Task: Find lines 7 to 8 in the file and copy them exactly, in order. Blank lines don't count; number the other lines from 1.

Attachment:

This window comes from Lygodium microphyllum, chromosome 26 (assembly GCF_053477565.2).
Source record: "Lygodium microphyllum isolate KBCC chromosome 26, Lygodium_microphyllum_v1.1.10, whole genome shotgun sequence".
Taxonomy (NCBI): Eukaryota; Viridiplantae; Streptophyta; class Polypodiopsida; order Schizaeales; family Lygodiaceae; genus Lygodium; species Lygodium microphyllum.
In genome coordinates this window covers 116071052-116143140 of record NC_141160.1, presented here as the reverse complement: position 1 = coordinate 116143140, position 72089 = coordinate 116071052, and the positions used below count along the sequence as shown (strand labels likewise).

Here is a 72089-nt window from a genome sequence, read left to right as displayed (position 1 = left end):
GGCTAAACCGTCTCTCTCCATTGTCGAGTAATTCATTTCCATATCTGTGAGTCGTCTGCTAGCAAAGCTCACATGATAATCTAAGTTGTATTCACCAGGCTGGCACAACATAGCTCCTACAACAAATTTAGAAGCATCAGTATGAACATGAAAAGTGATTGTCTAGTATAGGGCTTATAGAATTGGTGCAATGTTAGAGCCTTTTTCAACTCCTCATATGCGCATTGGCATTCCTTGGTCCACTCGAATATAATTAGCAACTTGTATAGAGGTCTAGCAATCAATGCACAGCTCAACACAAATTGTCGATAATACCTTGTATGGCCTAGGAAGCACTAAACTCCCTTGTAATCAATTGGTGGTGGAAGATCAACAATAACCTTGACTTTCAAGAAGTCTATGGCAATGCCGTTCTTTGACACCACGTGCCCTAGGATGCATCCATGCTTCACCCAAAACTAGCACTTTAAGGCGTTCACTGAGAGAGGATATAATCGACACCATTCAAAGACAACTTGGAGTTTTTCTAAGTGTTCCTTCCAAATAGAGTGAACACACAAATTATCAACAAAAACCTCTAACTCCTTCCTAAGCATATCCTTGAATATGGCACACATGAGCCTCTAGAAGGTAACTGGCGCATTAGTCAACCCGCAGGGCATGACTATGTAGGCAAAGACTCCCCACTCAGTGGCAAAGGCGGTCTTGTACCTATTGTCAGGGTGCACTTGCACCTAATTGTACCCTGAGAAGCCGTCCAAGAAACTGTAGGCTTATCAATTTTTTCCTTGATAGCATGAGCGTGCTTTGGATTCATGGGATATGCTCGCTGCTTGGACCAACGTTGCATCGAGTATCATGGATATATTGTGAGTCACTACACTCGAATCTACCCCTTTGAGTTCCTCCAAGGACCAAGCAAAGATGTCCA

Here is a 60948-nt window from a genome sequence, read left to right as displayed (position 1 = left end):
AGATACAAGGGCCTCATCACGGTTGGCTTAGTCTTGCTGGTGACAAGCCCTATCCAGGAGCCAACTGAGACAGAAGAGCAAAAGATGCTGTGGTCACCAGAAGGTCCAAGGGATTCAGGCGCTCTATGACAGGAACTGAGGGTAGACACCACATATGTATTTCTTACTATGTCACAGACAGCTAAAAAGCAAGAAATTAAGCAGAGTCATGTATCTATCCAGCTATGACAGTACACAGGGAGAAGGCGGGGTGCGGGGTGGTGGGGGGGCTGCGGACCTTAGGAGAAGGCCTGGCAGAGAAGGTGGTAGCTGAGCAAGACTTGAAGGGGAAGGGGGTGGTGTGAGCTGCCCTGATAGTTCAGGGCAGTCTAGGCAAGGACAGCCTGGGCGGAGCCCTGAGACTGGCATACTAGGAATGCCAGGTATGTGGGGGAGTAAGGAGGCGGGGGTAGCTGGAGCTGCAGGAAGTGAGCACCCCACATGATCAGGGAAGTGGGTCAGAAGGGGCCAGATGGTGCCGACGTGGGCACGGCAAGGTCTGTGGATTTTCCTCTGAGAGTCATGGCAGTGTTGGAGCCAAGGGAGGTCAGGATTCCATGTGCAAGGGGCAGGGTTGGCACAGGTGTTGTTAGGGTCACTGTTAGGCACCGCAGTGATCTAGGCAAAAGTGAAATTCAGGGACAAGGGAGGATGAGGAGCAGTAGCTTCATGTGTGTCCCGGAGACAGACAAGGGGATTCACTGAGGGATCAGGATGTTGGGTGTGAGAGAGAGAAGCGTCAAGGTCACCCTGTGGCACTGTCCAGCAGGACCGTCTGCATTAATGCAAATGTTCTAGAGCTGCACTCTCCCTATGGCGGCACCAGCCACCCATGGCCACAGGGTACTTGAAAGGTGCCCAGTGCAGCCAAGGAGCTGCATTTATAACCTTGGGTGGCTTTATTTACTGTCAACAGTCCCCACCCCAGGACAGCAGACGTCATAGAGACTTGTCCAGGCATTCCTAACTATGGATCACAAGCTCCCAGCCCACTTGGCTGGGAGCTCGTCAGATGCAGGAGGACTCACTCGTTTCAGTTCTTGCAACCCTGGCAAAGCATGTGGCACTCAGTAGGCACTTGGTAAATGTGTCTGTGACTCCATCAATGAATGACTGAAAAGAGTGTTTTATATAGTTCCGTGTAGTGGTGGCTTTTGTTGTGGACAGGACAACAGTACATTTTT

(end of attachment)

Here is a 60948-nt window from a genome sequence, read left to right as displayed (position 1 = left end):
AGATACAAGGGCCTCATCACGGTTGGCTTAGTCTTGCTGGTGACAAGCCCTATCCAGGAGCCAACTGAGACAGAAGAGCAAAAGATGCTGTGGTCACCAGAAGGTCCAAGGGATTCAGGCGCTCTATGACAGGAACTGAGGGTAGACACCACATATGTATTTCTTACTATGTCACAGACAGCTAAAAAGCAAGAAATTAAGCAGAGTCATGTATCTATCCAGCTATGACAGTACACAGGGAGAAGGCGGGGTGCGGGGTGGTGGGGGGGCTGCGGACCTTAGGAGAAGGCCTGGCAGAGAAGGTGGTAGCTGAGCAAGACTTGAAGGGGAAGGGGGTGGTGTGAGCTGCCCTGATAGTTCAGGGCAGTCTAGGCAAGGACAGCCTGGGCGGAGCCCTGAGACTGGCATACTAGGAATGCCAGGTATGTGGGGGAGTAAGGAGGCGGGGGTAGCTGGAGCTGCAGGAAGTGAGCACCCCACATGATCAGGGAAGTGGGTCAGAAGGGGCCAGATGGTGCCGACGTGGGCACGGCAAGGTCTGTGGATTTTCCTCTGAGAGTCATGGCAGTGTTGGAGCCAAGGGAGGTCAGGATTCCATGTGCAAGGGGCAGGGTTGGCACAGGTGTTGTTAGGGTCACTGTTAGGCACCGCAGTGATCTAGGCAAAAGTGAAATTCAGGGACAAGGGAGGATGAGGAGCAGTAGCTTCATGTGTGTCCCGGAGACAGACAAGGGGATTCACTGAGGGATCAGGATGTTGGGTGTGAGAGAGAGAAGCGTCAAGGTCACCCTGTGGCACTGTCCAGCAGGACCGTCTGCATTAATGCAAATGTTCTAGAGCTGCACTCTCCCTATGGCGGCACCAGCCACCCATGGCCACAGGGTACTTGAAAGGTGCCCAGTGCAGCCAAGGAGCTGCATTTATAACCTTGGGTGGCTTTATTTACTGTCAACAGTCCCCACCCCAGGACAGCAGACGTCATAGAGACTTGTCCAGGCATTCCTAACTATGGATCACAAGCTCCCAGCCCACTTGGCTGGGAGCTCGTCAGATGCAGGAGGACTCACTCGTTTCAGTTCTTGCAACCCTGGCAAAGCATGTGGCACTCAGTAGGCACTTGGTAAATGTGTCTGTGACTCCATCAATGAATGACTGAAAAGAGTGTTTTATATAGTTCCGTGTAGTGGTGGCTTTTGTTGTGGACAGGACAACAGTACATTTTT